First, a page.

Second level: put the house further away and let them come up with a new solution. Make sure everyone understands what ‘face left/right’ means. Clarify this before starting here.
Third level : place on obstacle in the middle of the board in such a way that there are two obvious solutions. If the group decides on one way, ask them if there was another and leave them find it. If participants find it hard to settle on the right instructions, or if they have difficulty in moving the car, feel free to invent other levels.
Explain that you will now reflect on the activity that just took place. Ask participants to explain what happened. Use guided questions (‘do we need to be exact when ordering the way forward, or can we be a little vague?’) to help them to the conclusion that precise instructions need to be given. Each order makes one thing happen, which is clear and unambiguous. If we give a wrong instruction, the car will not reach its destination (the car cannot think: it is the players that have to do that). Explain that with a computer, and in Scratch Jr., it’s the same thing: the computer is an ‘idiot’: it only knows to do what we tell it to do. We need to tell it what to do by giving it simple and precise instructions. In Scratch Jr., we do this by choosing and compiling blocks which each represent an order, in the same way that we just put the arrows together.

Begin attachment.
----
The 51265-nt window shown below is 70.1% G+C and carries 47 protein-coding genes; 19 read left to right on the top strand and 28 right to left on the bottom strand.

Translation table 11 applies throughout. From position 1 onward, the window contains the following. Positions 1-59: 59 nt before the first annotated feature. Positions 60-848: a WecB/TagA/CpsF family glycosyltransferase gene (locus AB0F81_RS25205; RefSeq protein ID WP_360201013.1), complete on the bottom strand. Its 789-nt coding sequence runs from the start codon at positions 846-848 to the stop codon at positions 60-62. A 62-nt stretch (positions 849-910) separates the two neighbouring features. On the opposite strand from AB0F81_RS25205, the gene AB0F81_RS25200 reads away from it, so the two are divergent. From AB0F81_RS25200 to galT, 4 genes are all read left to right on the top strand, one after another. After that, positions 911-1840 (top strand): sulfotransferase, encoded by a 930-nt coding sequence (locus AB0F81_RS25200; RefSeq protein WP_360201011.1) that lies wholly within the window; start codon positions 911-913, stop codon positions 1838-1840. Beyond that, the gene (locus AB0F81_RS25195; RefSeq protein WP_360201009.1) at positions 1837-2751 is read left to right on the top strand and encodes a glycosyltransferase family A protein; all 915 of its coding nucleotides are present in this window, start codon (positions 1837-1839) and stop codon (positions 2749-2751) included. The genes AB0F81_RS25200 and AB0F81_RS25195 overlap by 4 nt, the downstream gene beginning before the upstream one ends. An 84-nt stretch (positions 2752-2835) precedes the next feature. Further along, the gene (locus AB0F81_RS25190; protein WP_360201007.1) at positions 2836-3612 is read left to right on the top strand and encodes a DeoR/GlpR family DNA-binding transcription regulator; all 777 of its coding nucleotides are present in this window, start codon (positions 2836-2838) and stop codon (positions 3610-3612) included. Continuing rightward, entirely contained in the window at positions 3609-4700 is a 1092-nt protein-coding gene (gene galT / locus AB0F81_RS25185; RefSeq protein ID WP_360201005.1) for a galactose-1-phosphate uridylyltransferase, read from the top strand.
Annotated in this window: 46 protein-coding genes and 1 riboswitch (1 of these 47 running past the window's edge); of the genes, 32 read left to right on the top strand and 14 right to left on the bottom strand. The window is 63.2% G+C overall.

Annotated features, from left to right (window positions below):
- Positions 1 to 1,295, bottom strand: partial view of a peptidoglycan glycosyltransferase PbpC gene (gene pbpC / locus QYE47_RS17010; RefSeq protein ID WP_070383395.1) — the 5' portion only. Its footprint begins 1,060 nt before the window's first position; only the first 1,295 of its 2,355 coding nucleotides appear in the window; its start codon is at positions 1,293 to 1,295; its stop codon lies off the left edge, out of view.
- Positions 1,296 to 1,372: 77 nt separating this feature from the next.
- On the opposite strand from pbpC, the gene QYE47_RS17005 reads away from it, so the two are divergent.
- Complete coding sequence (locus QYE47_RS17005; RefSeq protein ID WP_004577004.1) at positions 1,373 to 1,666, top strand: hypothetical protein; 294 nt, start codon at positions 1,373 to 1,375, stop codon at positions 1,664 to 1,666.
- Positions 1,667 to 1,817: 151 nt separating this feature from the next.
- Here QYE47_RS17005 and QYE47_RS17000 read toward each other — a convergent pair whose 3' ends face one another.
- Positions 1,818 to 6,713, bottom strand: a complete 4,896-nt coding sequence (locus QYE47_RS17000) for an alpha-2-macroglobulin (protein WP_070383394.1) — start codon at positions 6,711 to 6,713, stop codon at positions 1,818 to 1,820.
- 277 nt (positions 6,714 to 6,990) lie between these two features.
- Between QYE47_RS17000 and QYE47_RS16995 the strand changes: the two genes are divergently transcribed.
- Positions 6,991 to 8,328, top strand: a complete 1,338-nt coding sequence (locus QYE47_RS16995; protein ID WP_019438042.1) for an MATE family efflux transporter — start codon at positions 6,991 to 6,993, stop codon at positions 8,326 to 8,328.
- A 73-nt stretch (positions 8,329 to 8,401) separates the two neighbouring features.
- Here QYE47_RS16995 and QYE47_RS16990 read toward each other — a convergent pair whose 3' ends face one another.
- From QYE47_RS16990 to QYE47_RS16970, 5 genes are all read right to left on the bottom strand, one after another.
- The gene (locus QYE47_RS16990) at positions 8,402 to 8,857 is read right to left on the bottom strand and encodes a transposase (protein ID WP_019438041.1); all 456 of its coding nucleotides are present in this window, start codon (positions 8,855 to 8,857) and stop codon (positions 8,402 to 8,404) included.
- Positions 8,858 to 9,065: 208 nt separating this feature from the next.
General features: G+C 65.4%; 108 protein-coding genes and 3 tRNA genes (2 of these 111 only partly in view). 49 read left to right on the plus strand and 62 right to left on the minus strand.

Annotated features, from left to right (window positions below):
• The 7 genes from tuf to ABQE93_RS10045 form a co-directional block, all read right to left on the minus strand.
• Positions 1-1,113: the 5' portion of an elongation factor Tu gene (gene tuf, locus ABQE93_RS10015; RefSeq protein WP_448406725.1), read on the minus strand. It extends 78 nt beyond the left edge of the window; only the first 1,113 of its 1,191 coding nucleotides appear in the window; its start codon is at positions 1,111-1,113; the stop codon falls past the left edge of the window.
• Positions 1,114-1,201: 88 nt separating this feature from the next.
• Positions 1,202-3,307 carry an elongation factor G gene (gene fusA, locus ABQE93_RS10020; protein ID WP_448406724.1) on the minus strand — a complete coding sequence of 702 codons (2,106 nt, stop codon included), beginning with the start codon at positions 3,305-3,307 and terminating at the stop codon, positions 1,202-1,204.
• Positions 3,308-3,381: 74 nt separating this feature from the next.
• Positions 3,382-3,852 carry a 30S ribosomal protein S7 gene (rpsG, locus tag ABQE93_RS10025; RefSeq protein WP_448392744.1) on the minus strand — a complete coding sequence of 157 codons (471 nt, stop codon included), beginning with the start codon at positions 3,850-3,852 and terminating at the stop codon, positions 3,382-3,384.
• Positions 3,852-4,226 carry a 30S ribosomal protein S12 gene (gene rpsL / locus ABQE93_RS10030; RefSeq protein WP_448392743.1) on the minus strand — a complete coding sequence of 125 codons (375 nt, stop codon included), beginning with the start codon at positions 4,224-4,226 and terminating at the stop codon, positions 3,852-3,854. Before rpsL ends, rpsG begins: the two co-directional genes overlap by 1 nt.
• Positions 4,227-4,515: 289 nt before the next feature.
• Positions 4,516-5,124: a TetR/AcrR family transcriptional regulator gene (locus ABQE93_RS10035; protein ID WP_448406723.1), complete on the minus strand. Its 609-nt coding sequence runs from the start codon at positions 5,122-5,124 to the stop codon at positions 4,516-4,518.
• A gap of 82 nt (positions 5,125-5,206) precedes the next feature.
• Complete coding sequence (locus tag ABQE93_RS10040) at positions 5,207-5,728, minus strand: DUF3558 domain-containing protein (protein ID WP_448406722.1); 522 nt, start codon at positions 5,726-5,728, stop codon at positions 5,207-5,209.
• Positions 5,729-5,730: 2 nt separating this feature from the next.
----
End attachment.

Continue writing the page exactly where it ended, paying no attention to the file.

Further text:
Scratch Jr. Presentation (10 mins)
Now present the application by displaying the screen of your tablet using a projector. Explain the general principle of the tool, then the different parts of the interface, different block categories, ways blocks can be assembled…
Illustrate your explanation by carrying out simple actions gradually. Keep participants’ attention by asking them to choose things like costumes, backdrops, etc.
Practicing the basics (30 mins)
Give out the tablets and the challenge cards and explain how they work. There are 16 challenges. By following these, the group will become familiar with the Scratch Jr. app in a simple, ludic and progressive way. Give the group 30 minutes to complete as many challenges as they can.
Free time (40 mins)
In this final section of the workshop, leave the group 45 minutes to create a simple animation or game of their choice in Scratch Jr. Either they will be able to come up with ideas or they will have no idea where to begin with this new tool. In the first case, help them to finalise their ideas by suggesting that they use a theme (based on the calendar, recent event…), that they choose a simple protagonist and use them to tell a simple story.
If they have no ideas, give them a theme or use some inspirations from this list from Scratch: https://www.scratchjr.org/teach/activities.
Each exercise is comes in printable format and are ideal for this kind of workshop. You may need to accompany those who do not have advanced reading skills. If there are more experienced group members, you can put them between the beginners to encourage them to help.
- No one will learn to program by watching other people work. If you are forced to have two kids per tablet, which can be good for a spirit of collaboration, it is essential that each has a turn to program. If necessary, impose a change of user every 5-10 minutes.
- As the audience will be very young, make sure to explain the expected results in as much detail as possible.